If the experts believe that their schools are performing unsatisfactorily, some of these administrators allow their creative juices to flow freely. Therefore, they do the following:

Some administrators embark on a process of screening.

‘From now on,’ they tell their staff, ‘we’ll only allow students who can pass examinations to sit examinations.’ It doesn’t matter to them that those students who can ‘pass’ the examinations are only a small number of the cohort.

The fact that some students will be negatively affected by this decision comes up for discussion in staff meetings, but is eventually dismissed. So, they ‘send up’ to do the examinations only those students who have the potential to ‘pass’ them. The results are eventually published. Their schools get a significant pass rate. They are now ranked among the top performing schools. They are happy. Education directorate is happy.

Some administrators engage in communication and persuasion

Some administrators look at the statistics compiled on the performance of their schools and they, too, stir themselves into action. They agree that the performance of their schools need improvement and they believe that it is possible to make this improvement in spite of the challenges that their institutions face. So they, too, innovate – in a different way.

They manage to communicate their vision of improving the performance of their schools to the entire school community:

  • Boards
  • community members
  • parents
  • administrative and ancillary staff
  • students
  • teachers

They do this in a way that they can understand, and in a way that stir their spirit of cooperation, instead of their spirit of animosity.

They create a well thought out template for this change. Built into this template are systems of accountability for each stakeholder in the system. Monitoring of the performance of all stakeholders in this system is routine. Improvements to the system take place as a result of this monitoring.

Most important, though, is the leadership from these administrators. They lead by example. As a result of their initiative, these administrators, over time, see a gradual increase in the levels of performance of all stakeholders in the system. Most stakeholders are happy.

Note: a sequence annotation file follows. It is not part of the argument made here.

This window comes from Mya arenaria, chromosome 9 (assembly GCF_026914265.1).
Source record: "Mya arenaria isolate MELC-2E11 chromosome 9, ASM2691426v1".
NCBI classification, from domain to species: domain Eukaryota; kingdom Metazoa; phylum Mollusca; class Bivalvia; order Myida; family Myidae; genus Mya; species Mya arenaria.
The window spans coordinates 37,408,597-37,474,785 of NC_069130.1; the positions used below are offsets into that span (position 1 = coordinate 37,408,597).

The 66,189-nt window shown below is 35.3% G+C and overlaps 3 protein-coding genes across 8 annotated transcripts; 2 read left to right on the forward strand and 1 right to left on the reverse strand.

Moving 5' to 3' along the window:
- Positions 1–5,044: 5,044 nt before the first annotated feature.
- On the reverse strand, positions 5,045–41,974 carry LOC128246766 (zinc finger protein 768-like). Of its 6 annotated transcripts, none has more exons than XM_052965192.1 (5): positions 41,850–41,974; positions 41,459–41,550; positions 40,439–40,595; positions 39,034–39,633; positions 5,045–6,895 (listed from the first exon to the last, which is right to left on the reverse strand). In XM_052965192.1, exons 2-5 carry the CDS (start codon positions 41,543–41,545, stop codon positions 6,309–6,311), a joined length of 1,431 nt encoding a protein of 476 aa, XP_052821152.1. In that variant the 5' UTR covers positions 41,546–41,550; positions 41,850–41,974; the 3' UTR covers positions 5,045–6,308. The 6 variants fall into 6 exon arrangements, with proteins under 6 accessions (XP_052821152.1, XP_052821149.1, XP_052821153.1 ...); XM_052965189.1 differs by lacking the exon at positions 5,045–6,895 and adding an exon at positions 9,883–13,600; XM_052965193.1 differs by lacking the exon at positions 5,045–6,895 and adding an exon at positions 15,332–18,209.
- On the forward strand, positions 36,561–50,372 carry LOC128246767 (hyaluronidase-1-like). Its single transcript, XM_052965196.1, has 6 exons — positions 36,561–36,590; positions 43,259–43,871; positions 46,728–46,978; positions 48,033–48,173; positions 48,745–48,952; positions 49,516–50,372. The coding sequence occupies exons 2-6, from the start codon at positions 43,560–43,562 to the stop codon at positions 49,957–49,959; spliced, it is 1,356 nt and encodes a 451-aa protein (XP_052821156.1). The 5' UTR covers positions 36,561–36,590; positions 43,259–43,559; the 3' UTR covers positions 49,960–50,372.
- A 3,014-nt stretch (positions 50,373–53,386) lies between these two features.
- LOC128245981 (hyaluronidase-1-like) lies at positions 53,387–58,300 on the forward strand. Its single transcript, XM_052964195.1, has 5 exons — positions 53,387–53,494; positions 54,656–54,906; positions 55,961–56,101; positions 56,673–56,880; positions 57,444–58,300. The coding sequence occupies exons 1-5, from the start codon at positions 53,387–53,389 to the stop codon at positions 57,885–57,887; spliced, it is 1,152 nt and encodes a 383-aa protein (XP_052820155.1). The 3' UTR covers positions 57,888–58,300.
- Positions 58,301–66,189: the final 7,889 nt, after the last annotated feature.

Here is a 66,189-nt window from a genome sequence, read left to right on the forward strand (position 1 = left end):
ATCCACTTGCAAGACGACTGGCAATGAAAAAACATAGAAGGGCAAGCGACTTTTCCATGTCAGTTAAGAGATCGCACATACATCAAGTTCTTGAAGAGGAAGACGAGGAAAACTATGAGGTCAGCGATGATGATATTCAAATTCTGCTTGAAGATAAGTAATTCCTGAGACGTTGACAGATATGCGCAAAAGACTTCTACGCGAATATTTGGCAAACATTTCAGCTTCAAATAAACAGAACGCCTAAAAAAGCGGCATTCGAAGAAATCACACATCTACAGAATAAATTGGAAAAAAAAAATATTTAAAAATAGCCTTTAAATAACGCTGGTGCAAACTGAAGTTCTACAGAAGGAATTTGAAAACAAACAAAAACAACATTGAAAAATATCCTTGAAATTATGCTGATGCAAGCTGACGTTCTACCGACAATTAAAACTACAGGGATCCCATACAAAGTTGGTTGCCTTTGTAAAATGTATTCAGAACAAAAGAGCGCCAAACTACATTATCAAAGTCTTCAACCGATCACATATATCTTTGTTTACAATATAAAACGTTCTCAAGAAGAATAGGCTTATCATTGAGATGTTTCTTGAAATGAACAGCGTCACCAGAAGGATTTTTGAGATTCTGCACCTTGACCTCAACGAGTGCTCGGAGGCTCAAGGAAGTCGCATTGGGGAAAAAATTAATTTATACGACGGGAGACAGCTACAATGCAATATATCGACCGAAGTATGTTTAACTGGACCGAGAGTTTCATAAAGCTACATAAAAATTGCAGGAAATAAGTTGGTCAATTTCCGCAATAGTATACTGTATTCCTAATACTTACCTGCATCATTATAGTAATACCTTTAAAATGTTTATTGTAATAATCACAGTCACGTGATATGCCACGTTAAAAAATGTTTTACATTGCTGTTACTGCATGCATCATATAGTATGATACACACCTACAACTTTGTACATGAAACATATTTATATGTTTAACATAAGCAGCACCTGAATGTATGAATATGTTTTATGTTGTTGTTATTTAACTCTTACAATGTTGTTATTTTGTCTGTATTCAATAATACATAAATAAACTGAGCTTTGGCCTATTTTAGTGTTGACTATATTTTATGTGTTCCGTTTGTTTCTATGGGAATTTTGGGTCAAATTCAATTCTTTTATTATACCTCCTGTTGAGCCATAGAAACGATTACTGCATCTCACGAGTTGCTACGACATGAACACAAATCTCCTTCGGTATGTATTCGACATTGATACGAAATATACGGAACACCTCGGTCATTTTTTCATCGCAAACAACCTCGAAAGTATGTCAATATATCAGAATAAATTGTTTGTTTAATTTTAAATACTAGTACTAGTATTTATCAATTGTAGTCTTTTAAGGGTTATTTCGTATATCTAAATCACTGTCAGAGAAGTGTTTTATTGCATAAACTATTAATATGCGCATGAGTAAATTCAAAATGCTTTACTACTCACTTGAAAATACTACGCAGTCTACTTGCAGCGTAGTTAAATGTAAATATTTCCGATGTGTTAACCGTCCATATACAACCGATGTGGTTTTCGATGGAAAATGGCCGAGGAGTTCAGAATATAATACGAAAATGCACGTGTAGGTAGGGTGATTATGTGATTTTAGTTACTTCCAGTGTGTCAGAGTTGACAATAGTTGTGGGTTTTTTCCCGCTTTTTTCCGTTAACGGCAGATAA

Conclusion

You can see that the reaction by school administrators to the call by the education directorate to improve the performance of the education system differ.

  • Some administrators believe that they are doing the best that they can with the resources that they get and their best is good enough – in their eyes. They do not take seriously anything the education directorate says. According to them, the education directorate doesn’t understand the reality in the schools.
  • Some administrators go about business as usual if their schools have ‘passed’ at inspection. ‘If it is not broken, why fix it?’ they ask.
  • Some administrators ‘game’ the system to give the policymakers the results that they demand. Having got the ‘good’ results that the education directorate demand, these administrator bask in their manufactured reality which is divorced from that of the school.
  • Some administrators accept the challenge of policymakers, dig deep in their resourcefulness toolkit and find solutions to improving the performance of students in their schools.

The answer to improving the performance of education systems lies in the response of the administrators who find ways to be effective and efficient, in spite of all the negatives in their schools which they could have allowed to derail their efforts, but didn’t. The question now remains: what action will the powers that are in charge of the education systems take to elevate the performance of those administrators who lack the will or the creativity to manage the number 1 aim of schools?

Click the links below to read the other articles in the series.

Coursera AH Purple Design 2
Scholastic Teacher Store Online